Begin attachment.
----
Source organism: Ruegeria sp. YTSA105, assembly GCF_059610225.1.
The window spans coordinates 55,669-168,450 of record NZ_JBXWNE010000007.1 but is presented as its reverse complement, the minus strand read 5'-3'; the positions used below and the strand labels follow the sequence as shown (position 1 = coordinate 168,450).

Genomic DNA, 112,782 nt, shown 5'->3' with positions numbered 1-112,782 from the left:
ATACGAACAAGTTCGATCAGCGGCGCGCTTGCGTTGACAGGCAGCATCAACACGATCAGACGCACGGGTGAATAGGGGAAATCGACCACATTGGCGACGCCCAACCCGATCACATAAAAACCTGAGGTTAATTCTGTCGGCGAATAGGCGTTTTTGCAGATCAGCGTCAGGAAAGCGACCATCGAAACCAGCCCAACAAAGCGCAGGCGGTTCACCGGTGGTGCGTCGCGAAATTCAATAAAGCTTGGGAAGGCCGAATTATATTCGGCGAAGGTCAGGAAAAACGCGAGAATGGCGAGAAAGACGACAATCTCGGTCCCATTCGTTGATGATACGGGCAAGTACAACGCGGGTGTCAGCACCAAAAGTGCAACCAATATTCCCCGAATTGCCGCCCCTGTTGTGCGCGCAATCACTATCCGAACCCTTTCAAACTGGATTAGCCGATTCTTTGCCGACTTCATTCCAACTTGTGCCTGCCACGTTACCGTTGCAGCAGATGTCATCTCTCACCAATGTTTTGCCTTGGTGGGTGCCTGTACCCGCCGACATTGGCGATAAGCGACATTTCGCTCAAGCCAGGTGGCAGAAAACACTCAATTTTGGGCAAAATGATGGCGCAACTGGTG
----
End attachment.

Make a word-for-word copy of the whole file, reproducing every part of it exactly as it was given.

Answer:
Source organism: Ruegeria sp. YTSA105, assembly GCF_059610225.1.
The window spans coordinates 55,669-168,450 of record NZ_JBXWNE010000007.1 but is presented as its reverse complement, the minus strand read 5'-3'; the positions used below and the strand labels follow the sequence as shown (position 1 = coordinate 168,450).

Genomic DNA, 112,782 nt, shown 5'->3' with positions numbered 1-112,782 from the left:
ATACGAACAAGTTCGATCAGCGGCGCGCTTGCGTTGACAGGCAGCATCAACACGATCAGACGCACGGGTGAATAGGGGAAATCGACCACATTGGCGACGCCCAACCCGATCACATAAAAACCTGAGGTTAATTCTGTCGGCGAATAGGCGTTTTTGCAGATCAGCGTCAGGAAAGCGACCATCGAAACCAGCCCAACAAAGCGCAGGCGGTTCACCGGTGGTGCGTCGCGAAATTCAATAAAGCTTGGGAAGGCCGAATTATATTCGGCGAAGGTCAGGAAAAACGCGAGAATGGCGAGAAAGACGACAATCTCGGTCCCATTCGTTGATGATACGGGCAAGTACAACGCGGGTGTCAGCACCAAAAGTGCAACCAATATTCCCCGAATTGCCGCCCCTGTTGTGCGCGCAATCACTATCCGAACCCTTTCAAACTGGATTAGCCGATTCTTTGCCGACTTCATTCCAACTTGTGCCTGCCACGTTACCGTTGCAGCAGATGTCATCTCTCACCAATGTTTTGCCTTGGTGGGTGCCTGTACCCGCCGACATTGGCGATAAGCGACATTTCGCTCAAGCCAGGTGGCAGAAAACACTCAATTTTGGGCAAAATGATGGCGCAACTGGTG